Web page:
Soup Kitchen In Need of a Little Help

The numbers tell the hard truth: Amid tough economic times, 20 to 30 percent more people are being served at the Soup Kitchen of Greater Wheeling, while donations to the organization have declined 30 percent from last year’s figures.

But the numbers don’t tell the whole story. Behind the cold, hard statistics are the incalculable feelings of whole families who must turn to the the Soup Kitchen for meals in tough times, and the anguish experienced by people who never had to seek help previously. At the same time, there is happiness when families gather at the Soup Kitchen for special meals and activities, turning the facility at 1610 Eoff St. into the community center that its leaders envision.

Becky Shilling-Rodocker, executive director of the Soup Kitchen of Greater Wheeling Inc., knows it all: she adds up the figures; she sees the faces of those seeking help and being fed and nourished by the nonprofit organization’s programs.

The Soup Kitchen served more than 10,000 meals in August, a record month for the organization established over three decades ago, Shilling-Rodocker said. The trend has continued into September. On a recent week, she said, “We had 257 on Monday and it just went up from there.”

Ten years ago, the number of clients would be 100 a day by the end of the month. “Five years ago, only on Christmas Day did we hit 200,” she said. “This (the current number) is unheard of. It’s looking like September will be the same thing. We’re very economically based.”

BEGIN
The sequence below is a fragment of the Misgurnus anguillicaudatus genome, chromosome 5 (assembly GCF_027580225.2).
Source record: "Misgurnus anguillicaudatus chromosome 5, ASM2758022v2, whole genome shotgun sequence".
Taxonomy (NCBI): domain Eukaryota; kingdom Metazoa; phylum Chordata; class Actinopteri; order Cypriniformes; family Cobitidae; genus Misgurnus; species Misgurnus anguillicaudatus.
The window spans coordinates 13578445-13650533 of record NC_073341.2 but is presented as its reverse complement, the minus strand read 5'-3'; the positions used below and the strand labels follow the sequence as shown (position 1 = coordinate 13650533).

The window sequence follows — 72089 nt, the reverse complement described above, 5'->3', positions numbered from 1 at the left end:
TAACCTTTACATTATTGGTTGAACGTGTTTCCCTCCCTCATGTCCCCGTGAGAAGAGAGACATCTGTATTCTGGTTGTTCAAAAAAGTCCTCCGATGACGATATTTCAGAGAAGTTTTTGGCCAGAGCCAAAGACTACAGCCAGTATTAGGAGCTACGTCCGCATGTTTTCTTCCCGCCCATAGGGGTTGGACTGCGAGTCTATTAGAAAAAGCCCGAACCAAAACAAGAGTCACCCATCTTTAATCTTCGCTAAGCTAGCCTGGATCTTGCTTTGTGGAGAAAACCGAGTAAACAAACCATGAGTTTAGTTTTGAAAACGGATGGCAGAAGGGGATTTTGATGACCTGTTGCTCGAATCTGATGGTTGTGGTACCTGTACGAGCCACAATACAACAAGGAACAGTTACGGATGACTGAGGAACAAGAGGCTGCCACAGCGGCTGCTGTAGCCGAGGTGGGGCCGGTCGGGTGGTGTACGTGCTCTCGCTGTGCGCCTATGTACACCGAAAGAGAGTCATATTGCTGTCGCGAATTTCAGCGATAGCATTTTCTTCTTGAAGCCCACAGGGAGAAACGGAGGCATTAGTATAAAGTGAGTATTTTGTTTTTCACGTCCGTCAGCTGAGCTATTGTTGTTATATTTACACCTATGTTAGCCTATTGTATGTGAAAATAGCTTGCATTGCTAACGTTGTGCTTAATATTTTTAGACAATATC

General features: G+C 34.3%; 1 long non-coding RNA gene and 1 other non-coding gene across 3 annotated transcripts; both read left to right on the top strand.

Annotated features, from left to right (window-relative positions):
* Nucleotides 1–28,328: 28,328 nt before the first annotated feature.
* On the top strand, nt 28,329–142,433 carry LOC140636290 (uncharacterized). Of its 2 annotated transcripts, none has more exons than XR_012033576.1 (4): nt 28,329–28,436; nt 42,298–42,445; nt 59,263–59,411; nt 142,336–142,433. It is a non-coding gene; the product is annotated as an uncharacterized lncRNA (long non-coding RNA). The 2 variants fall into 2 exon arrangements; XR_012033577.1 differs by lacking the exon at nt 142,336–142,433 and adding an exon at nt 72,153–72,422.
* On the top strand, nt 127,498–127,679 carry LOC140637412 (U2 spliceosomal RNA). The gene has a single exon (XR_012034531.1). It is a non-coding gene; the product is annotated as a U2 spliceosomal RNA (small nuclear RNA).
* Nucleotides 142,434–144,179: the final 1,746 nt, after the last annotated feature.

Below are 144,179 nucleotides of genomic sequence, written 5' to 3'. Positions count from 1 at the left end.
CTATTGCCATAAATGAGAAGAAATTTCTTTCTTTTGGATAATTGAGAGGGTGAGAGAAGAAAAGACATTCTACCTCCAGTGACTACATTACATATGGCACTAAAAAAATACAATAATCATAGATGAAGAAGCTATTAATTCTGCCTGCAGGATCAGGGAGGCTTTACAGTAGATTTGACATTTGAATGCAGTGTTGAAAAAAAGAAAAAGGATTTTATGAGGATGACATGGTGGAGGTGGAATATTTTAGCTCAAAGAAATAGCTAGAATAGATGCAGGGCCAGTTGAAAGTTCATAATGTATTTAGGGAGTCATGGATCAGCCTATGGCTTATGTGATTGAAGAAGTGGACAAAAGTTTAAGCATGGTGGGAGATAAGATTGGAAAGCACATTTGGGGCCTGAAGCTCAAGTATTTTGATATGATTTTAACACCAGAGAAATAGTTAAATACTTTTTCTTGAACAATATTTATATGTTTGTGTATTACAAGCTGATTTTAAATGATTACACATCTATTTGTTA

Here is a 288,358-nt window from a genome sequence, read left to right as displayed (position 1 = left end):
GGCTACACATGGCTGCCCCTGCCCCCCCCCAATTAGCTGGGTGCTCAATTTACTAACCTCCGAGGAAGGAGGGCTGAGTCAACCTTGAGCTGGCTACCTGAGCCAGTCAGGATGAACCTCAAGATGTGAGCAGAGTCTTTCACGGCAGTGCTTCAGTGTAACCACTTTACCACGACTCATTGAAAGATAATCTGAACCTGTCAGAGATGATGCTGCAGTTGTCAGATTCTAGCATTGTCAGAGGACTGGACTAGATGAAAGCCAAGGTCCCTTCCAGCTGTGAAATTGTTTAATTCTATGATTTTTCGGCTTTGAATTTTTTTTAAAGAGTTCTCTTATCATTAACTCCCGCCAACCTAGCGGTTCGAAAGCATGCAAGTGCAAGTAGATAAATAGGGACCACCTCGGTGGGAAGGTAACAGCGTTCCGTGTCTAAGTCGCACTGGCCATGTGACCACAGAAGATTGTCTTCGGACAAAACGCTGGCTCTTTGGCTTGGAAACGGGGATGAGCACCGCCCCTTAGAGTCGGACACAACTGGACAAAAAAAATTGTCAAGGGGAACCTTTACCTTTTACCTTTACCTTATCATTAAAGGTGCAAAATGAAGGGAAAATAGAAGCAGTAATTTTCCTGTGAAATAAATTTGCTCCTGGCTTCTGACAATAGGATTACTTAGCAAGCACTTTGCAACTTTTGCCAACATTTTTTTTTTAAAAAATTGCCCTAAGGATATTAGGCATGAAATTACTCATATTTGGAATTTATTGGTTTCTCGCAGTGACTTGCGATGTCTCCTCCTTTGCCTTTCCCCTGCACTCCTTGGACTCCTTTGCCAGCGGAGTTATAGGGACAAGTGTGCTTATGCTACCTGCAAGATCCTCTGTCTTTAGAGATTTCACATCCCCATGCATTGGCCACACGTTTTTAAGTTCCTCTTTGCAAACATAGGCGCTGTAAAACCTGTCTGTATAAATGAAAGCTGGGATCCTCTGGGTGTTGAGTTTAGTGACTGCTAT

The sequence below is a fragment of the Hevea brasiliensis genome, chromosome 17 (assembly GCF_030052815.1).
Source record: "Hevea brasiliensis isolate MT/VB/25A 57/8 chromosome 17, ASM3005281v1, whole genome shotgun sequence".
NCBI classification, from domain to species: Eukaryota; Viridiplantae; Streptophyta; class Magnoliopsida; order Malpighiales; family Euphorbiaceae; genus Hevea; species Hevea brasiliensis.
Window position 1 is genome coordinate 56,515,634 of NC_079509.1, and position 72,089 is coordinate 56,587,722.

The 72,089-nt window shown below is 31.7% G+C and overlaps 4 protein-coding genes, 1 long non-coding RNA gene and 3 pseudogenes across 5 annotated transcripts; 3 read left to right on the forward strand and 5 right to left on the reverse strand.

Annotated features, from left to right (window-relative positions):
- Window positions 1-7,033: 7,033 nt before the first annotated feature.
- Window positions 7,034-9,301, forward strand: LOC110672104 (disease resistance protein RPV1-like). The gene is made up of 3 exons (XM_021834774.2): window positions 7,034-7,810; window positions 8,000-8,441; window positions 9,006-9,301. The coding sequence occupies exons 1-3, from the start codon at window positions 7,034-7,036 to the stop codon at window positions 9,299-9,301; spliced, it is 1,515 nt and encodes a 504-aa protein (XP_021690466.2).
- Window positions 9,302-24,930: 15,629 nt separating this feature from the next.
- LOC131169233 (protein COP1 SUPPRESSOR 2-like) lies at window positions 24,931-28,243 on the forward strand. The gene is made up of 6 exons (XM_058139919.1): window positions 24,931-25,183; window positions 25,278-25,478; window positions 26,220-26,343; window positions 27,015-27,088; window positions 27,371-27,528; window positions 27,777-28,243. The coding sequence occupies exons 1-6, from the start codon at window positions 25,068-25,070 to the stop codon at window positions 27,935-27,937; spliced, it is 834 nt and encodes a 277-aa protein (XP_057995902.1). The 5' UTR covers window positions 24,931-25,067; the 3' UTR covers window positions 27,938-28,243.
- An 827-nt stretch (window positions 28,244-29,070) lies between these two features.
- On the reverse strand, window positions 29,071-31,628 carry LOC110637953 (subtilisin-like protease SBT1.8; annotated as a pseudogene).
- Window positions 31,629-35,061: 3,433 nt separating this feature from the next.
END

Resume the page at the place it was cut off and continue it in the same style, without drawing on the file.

She related, “It’s always busier at the end of the month. At the end of August, we were prepared in a sense, but no way were we prepared for 275 (meals a day).”

Just as economic woes send more people to the Soup Kitchen seeking assistance, the program is facing increasing costs to operate, at a time when its revenue has dropped. “The utilities are eating us up,” Shilling-Rodocker said, citing $1,800 electric bills as an example.

Behind the sheer numbers, “we’re seeing new faces,” the director said. In addition to transients, the “new faces” belong to residents of the area. “They’re from this community,” she said.

“We’re seeing a lot of lower-middle-class families needing help than before. Our patrons are very diverse,” she observed. “People are bringing whole families in now.”

In addition, she said there is “a certain group of people we will see every day,” who gather for socialization as well as meals. “It’s the community center I would like it be some day. It’s slowly becoming that.”

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At the same time, Shilling-Rodocker said, “Our giving is down 30 percent from last year to now.” She added, “We never got funded by the government. It’s community-funded.

“We are an interfaith ministry. We used to be predominantly funded by churches,” she commented. “But we’ve lost our ministry support. I’m not sure why.”

A couple of churches still support the Soup Kitchen financially, but the number of contributing ministries has declined, she said. “It’s a two-way street. We can help them (the churches and their members) if they’re not doing their own food pantries,” she pointed out.